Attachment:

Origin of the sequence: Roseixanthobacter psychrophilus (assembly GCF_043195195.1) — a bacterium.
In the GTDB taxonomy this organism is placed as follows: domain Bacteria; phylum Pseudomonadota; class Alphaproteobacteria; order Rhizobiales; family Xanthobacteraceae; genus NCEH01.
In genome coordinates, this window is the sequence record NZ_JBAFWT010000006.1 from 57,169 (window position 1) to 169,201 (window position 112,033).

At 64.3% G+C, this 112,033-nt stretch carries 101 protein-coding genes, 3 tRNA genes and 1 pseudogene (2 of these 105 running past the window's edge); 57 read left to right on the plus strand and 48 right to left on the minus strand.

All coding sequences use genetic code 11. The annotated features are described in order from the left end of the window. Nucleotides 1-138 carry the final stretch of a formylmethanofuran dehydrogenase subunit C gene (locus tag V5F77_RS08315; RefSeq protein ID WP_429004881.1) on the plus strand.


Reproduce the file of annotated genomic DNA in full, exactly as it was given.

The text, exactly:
Origin of the sequence: Roseixanthobacter psychrophilus (assembly GCF_043195195.1) — a bacterium.
In the GTDB taxonomy this organism is placed as follows: domain Bacteria; phylum Pseudomonadota; class Alphaproteobacteria; order Rhizobiales; family Xanthobacteraceae; genus NCEH01.
In genome coordinates, this window is the sequence record NZ_JBAFWT010000006.1 from 57,169 (window position 1) to 169,201 (window position 112,033).

At 64.3% G+C, this 112,033-nt stretch carries 101 protein-coding genes, 3 tRNA genes and 1 pseudogene (2 of these 105 running past the window's edge); 57 read left to right on the plus strand and 48 right to left on the minus strand.

All coding sequences use genetic code 11. The annotated features are described in order from the left end of the window. Nucleotides 1-138 carry the final stretch of a formylmethanofuran dehydrogenase subunit C gene (locus tag V5F77_RS08315; RefSeq protein ID WP_429004881.1) on the plus strand.